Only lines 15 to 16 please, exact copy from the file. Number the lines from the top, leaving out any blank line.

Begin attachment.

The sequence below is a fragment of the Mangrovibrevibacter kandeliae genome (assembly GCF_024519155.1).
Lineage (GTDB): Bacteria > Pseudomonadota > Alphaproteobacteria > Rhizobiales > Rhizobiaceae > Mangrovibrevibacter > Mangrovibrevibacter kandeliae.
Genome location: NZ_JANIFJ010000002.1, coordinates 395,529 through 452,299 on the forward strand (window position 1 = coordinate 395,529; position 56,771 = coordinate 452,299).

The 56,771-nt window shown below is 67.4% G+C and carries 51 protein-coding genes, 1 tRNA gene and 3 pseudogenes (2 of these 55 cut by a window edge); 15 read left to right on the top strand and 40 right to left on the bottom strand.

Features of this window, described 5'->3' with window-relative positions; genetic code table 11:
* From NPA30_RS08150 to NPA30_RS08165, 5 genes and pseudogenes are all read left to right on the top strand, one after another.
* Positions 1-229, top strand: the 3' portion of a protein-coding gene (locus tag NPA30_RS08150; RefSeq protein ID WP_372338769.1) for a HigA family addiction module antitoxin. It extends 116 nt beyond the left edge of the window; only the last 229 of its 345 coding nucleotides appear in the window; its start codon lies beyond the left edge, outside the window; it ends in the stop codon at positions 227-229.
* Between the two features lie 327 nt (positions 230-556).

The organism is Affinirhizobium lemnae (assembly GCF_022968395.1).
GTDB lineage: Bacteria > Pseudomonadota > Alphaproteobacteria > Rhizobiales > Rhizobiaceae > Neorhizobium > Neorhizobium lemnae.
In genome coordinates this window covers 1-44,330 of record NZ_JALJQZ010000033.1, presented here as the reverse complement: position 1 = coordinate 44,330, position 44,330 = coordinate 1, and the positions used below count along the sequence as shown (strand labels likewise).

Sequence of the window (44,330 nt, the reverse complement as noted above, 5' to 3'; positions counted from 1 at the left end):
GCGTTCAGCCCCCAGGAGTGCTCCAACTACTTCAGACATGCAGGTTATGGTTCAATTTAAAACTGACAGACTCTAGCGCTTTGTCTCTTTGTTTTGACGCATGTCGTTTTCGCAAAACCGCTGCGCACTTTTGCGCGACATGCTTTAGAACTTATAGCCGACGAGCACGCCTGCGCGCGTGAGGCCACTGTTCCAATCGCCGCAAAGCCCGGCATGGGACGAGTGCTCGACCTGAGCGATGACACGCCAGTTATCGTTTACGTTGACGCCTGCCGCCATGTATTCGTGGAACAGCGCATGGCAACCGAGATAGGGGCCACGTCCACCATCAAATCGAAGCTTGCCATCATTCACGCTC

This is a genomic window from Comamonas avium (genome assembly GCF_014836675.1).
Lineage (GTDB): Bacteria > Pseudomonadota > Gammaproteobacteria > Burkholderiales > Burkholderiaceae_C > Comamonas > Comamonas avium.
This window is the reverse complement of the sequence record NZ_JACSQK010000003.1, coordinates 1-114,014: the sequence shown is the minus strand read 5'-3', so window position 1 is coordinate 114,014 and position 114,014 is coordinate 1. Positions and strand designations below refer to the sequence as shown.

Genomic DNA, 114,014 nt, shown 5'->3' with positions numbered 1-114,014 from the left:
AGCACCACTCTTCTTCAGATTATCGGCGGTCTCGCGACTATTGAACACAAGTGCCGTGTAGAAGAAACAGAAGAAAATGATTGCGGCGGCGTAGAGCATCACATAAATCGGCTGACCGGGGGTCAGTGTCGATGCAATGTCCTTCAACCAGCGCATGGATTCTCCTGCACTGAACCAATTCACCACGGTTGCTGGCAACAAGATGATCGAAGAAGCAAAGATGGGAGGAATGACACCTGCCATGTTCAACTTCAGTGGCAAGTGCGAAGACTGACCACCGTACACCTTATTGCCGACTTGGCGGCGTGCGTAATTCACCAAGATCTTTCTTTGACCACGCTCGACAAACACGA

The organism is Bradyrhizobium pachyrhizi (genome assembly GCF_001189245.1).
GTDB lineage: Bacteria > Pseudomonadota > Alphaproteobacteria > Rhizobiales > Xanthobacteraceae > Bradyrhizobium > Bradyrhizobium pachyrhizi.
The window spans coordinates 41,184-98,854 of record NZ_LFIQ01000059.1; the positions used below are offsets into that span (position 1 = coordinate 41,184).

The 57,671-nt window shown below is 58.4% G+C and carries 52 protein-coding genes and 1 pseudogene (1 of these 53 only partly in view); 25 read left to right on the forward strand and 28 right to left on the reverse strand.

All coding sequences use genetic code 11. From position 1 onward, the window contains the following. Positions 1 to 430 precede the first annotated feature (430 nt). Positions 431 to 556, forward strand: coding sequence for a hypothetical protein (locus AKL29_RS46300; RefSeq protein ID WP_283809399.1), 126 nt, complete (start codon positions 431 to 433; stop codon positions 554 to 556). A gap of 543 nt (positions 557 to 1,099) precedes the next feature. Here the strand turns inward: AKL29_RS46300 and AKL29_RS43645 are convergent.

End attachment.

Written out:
Lineage (GTDB): Bacteria > Pseudomonadota > Gammaproteobacteria > Burkholderiales > Burkholderiaceae_C > Comamonas > Comamonas avium.
This window is the reverse complement of the sequence record NZ_JACSQK010000003.1, coordinates 1-114,014: the sequence shown is the minus strand read 5'-3', so window position 1 is coordinate 114,014 and position 114,014 is coordinate 1. Positions and strand designations below refer to the sequence as shown.